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Physician's first clinical impression of emergency department patients with nonspecific complaints is associated with morbidity and mortality.

Beglinger B, Rohacek M, Ackermann S, Hertwig R, Karakoumis-Ilsemann J, Boutellier S, Geigy N, Nickel C, Bingisser R - Medicine (Baltimore) (2015)

Bottom Line: The variable "looking ill" was significantly associated with mortality and morbidity (per 10 point increase, odds ratio 1.23, 95% confidence interval [CI] 1.12-1.34, P < 0.001, and odds ratio 1.19, 95% CI 1.14-1.24, P < 0.001, respectively).The combination of the variables "looking ill," "age," "male sex," and "CCI" resulted in the best prediction of these outcomes (mortality: area under the curve [AUC] 0.77, 95% CI 0.72-0.82; morbidity: AUC 0.68, 95% CI 0.65-0.71).The physician's first impression, with or without additional variables such as age, male sex, and CCI, was associated with morbidity and mortality.

View Article: PubMed Central - PubMed

Affiliation: From the Department of Emergency Medicine, University Hospital Basel, Switzerland (BB, MR, SA, JI, SB, CN, RB); Center for Adaptive Rationality, Max Planck Institute for Human Development, Berlin, Germany (RH); and Department of Emergency Medicine, Hospital of Liestal, Switzerland (NG).

ABSTRACT
The association between the physician's first clinical impression of a patient with nonspecific complaints and morbidity and mortality is unknown. The aim was to evaluate the association of the physician's first clinical impression with acute morbidity and mortality. We conducted a prospective observational study with a 30-day follow-up. This study was performed at the emergency departments (EDs) of 1 secondary and 1 tertiary care hospital, from May 2007 to February 2011. The first clinical impression ("looking ill"), expressed on a numerical rating scale from 0 to 100, age, sex, and the Charlson Comorbidity Index (CCI) were evaluated. The association was determined between these variables and acute morbidity and mortality, together with receiver operating characteristics, and validity. Of 217,699 presentations to the ED, a total of 1278 adult nontrauma patients with nonspecific complaints were enrolled by a study team. No patient was lost to follow-up. A total of 84 (6.6%) patients died during follow-up, and 742 (58.0%) patients were classified as suffering from acute morbidity. The variable "looking ill" was significantly associated with mortality and morbidity (per 10 point increase, odds ratio 1.23, 95% confidence interval [CI] 1.12-1.34, P < 0.001, and odds ratio 1.19, 95% CI 1.14-1.24, P < 0.001, respectively). The combination of the variables "looking ill," "age," "male sex," and "CCI" resulted in the best prediction of these outcomes (mortality: area under the curve [AUC] 0.77, 95% CI 0.72-0.82; morbidity: AUC 0.68, 95% CI 0.65-0.71). The physician's first impression, with or without additional variables such as age, male sex, and CCI, was associated with morbidity and mortality. This might help in the decision to perform further diagnostic tests and to hospitalize ED patients.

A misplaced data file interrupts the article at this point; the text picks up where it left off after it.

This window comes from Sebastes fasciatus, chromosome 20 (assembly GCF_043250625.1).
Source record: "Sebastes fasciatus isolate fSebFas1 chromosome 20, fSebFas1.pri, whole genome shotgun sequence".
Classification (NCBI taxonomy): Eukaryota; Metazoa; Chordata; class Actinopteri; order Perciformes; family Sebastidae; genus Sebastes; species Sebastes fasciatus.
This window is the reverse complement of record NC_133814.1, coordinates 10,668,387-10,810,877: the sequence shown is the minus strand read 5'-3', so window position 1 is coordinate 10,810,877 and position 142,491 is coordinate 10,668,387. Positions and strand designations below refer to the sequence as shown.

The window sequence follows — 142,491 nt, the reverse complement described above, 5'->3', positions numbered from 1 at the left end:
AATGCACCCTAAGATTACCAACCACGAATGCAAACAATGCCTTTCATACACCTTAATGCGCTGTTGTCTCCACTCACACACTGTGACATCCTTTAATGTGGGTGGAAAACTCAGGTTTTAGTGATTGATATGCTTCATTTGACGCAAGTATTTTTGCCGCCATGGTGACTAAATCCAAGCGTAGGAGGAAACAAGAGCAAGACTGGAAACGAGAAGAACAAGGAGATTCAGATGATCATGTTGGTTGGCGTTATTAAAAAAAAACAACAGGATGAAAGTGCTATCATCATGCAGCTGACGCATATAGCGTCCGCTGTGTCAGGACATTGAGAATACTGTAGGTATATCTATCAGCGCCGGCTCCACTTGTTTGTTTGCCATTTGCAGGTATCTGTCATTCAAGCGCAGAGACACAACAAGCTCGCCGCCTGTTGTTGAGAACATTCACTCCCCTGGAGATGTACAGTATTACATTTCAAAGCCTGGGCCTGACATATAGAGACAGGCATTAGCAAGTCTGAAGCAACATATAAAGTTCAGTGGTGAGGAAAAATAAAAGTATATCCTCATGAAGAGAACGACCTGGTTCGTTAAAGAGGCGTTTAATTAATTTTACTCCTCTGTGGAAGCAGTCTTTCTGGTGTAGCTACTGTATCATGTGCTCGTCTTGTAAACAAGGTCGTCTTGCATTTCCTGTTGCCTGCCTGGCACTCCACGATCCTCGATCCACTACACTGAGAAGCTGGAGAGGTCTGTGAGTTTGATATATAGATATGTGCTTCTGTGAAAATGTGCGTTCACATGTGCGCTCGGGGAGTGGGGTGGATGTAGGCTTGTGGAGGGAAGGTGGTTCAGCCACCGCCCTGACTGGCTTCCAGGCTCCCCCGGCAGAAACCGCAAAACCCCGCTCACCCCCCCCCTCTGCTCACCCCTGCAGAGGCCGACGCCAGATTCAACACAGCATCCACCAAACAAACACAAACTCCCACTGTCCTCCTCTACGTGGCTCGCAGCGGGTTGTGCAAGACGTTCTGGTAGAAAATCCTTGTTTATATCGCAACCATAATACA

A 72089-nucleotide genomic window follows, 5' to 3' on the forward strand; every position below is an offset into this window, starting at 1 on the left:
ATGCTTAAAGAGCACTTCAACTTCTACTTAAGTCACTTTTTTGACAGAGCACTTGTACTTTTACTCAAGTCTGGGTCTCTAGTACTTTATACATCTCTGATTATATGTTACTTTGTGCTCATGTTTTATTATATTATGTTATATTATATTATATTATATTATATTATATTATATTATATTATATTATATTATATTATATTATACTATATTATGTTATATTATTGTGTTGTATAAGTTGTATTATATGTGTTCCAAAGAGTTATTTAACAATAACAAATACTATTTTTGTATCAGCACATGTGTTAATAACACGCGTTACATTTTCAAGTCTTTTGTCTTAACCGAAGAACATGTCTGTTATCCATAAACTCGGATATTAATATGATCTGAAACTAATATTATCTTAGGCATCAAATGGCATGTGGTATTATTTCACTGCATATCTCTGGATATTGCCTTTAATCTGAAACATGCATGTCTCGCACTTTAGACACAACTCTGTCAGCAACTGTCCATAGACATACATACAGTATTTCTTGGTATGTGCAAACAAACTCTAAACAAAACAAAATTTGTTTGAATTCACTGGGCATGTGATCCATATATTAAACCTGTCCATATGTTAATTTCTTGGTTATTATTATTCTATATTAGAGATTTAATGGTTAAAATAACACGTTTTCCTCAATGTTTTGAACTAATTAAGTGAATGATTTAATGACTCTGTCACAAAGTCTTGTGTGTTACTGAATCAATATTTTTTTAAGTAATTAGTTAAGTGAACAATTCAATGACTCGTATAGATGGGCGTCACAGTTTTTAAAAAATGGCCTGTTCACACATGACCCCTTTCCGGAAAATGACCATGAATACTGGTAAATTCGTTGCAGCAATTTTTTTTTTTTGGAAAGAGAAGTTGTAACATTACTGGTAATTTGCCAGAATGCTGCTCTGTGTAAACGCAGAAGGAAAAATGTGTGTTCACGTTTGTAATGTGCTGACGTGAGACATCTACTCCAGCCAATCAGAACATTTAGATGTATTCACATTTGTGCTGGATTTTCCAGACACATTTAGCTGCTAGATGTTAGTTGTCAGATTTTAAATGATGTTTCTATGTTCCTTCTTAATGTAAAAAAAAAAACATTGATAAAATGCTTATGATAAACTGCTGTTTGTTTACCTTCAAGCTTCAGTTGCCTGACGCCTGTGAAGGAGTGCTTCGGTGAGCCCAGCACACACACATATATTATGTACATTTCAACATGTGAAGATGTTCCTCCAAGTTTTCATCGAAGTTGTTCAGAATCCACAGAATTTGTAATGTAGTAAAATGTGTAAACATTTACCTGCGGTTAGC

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Related in: MedlinePlus

The Proportions of patients with acute morbidity and mortality dependent on the variable “looking ill” from a scale from 0 to 100. Data for the variable “looking ill” was available in 1240 of 1278 (97%) patients.
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Figure 1: The Proportions of patients with acute morbidity and mortality dependent on the variable “looking ill” from a scale from 0 to 100. Data for the variable “looking ill” was available in 1240 of 1278 (97%) patients.

Mentions: Figure 1 shows the proportions of patients with acute morbidity and mortality, dependent on scale parameters of the variable “looking ill.”